The Lustful Turk
|“||But what most struck my fancy was the beautiful whiteness, roundness and voluptuous swell of firm flesh of her lovely buttocks and thighs. 'Soon,' I said to myself, handling her delicious bum, 'soon shall this lovely whiteness be mixed with a crimson blush!' I placed burning kisses upon every part of her; wherever my lips travelled instantly the part was covered with scarlet blushes. Having directed two rods to be placed on the couch, also a leather whip with broad lashes, I took one of the rods and (shoving the couch out of the way) began gently to lay it on the beautiful posterior of my sobbing captive. At first I did it gently enough—it could have no other effect than just to tickle her; but shortly I began every now and then to lay on a smart lash, which made her wince and cry out.||”|
|— The Lustful Turk, Letter 9, The Bey of Tunis to the Dey of Algiers|
The Lustful Turk, or Lascivious Scenes from a Harem is a pre-Victorian British erotic epistolary novel first published anonymously in 1828 by John Benjamin Brookes and reprinted by William Dugdale. However, it was not widely known or circulated until the 1893 edition.
The book was one of those condemned as obscene by Lord Chief Justice Campbell when Dugdale was prosecuted in 1857.
The novel consists largely of a series of letters written by its heroine, Emily Barlow, to her friend, Sylvia Carey. When Emily sails from England for India in June 1814 her ship is attacked by Moorish pirates and she is taken to the harem of Ali, dey of Algiers. Ali rapes her and subjects her to his will, awakening her sexual passions. Emily's debasement continues when Ali insists on anal sex, arousing the horror of her correspondent Sylvia, who expresses her indignation at Ali's behaviour, in a letter that the latter intercepts. Annoyed at her attitude, Ali arranges for Sylvia to be abducted and brought to the slave market of Algiers. After an elaborate charade in which Ali pretends to be a sympathetic Frenchman, bidding to save her from sexual slavery, and engaging her in a fake marriage, he deflowers her and awakens her sexuality, as he had done with Emily. Revealing his true identity Ali enjoys both girls together. This sexual idyll is eventually terminated when a new addition to harem objects to anal rape and cuts off the Dey's penis with a knife, and then commits suicide. Seemingly unfazed by this, Ali has "his lost members preserved in spirits of wine in glass vases" which he presents to Emily and Sylvia, sending them back to England with these tokens of his affection.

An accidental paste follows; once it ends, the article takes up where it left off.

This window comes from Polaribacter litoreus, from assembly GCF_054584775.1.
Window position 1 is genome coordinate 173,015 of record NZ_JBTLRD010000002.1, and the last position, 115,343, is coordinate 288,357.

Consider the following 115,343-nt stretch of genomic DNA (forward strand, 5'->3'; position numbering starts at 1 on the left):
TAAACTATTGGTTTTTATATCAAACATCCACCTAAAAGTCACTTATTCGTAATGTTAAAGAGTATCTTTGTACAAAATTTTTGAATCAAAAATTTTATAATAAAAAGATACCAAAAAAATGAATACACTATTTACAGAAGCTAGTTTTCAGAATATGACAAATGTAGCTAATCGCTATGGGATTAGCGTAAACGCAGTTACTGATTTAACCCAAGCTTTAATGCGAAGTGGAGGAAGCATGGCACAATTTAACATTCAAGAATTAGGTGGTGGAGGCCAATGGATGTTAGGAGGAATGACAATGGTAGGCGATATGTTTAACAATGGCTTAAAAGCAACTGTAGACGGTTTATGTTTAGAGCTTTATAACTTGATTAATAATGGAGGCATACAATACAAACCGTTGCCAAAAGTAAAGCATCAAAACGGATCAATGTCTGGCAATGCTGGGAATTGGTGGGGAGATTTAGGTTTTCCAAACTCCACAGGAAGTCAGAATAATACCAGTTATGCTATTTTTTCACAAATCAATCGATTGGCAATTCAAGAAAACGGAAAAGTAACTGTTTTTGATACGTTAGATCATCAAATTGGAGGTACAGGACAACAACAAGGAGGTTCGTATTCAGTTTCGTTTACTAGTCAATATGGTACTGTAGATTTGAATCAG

The novel also incorporates interpolated stories concerning the erotic misadventures of three other girls abducted into the harem and enlarges on the fate of Emily's maid Eliza who, presented by Ali to Muzra, bey of Tunis, is bound, flogged and raped in turn.
The Lustful Turk uses the contemporary conventions of the Novel of sensibility and Gothic romance and its exotic Oriental themes are influenced by the life, adventures and writings of Lord Byron. It was influential on many other works of erotica, and the theme of the virgin who is forcibly introduced to sexual acts and later becomes insatiable in her appetite for the carnal is common in later erotica. Such works include The Way of a Man with a Maid, a classic work of Victorian erotica concerning the forcible seduction of a girl called Alice by a Victorian gentleman; May's Account of Her Introduction to the Art of Love, first published in the Victorian erotic periodical The Pearl and The Sheik written by Edith Maude Hull, published in 1921.
1968 film adaption
In 1968, the sexploitation film The Lustful Turk was made, based on the novel. It was directed by Byron Mabe with the screenplay written by David F. Friedman and stars Abbe Rentz, Linda Stiles and Gee Gentell. (Film trailer on the Internet Archive.)
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